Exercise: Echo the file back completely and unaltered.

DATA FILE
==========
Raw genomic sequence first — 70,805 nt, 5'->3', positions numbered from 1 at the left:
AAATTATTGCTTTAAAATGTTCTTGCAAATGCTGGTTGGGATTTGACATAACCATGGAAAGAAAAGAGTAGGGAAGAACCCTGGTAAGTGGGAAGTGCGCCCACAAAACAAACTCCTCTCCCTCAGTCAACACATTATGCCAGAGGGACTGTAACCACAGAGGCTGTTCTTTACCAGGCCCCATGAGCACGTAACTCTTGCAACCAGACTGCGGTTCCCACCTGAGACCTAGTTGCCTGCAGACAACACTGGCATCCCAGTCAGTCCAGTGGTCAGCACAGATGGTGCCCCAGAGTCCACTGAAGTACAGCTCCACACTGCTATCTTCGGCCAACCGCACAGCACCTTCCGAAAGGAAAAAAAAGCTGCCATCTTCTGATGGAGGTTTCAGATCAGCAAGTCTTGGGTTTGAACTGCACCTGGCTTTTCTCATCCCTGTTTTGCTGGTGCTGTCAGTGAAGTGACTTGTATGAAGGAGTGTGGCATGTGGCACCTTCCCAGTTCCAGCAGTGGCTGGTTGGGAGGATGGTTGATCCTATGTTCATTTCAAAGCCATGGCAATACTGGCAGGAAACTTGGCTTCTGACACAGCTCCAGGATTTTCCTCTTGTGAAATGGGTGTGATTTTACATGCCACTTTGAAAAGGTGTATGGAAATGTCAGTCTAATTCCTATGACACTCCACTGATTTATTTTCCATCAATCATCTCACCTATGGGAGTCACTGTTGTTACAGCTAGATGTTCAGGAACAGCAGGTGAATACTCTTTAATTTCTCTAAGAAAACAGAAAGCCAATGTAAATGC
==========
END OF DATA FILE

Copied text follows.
Raw genomic sequence first — 70,805 nt, 5'->3', positions numbered from 1 at the left:
AAATTATTGCTTTAAAATGTTCTTGCAAATGCTGGTTGGGATTTGACATAACCATGGAAAGAAAAGAGTAGGGAAGAACCCTGGTAAGTGGGAAGTGCGCCCACAAAACAAACTCCTCTCCCTCAGTCAACACATTATGCCAGAGGGACTGTAACCACAGAGGCTGTTCTTTACCAGGCCCCATGAGCACGTAACTCTTGCAACCAGACTGCGGTTCCCACCTGAGACCTAGTTGCCTGCAGACAACACTGGCATCCCAGTCAGTCCAGTGGTCAGCACAGATGGTGCCCCAGAGTCCACTGAAGTACAGCTCCACACTGCTATCTTCGGCCAACCGCACAGCACCTTCCGAAAGGAAAAAAAAGCTGCCATCTTCTGATGGAGGTTTCAGATCAGCAAGTCTTGGGTTTGAACTGCACCTGGCTTTTCTCATCCCTGTTTTGCTGGTGCTGTCAGTGAAGTGACTTGTATGAAGGAGTGTGGCATGTGGCACCTTCCCAGTTCCAGCAGTGGCTGGTTGGGAGGATGGTTGATCCTATGTTCATTTCAAAGCCATGGCAATACTGGCAGGAAACTTGGCTTCTGACACAGCTCCAGGATTTTCCTCTTGTGAAATGGGTGTGATTTTACATGCCACTTTGAAAAGGTGTATGGAAATGTCAGTCTAATTCCTATGACACTCCACTGATTTATTTTCCATCAATCATCTCACCTATGGGAGTCACTGTTGTTACAGCTAGATGTTCAGGAACAGCAGGTGAATACTCTTTAATTTCTCTAAGAAAACAGAAAGCCAATGTAAATGC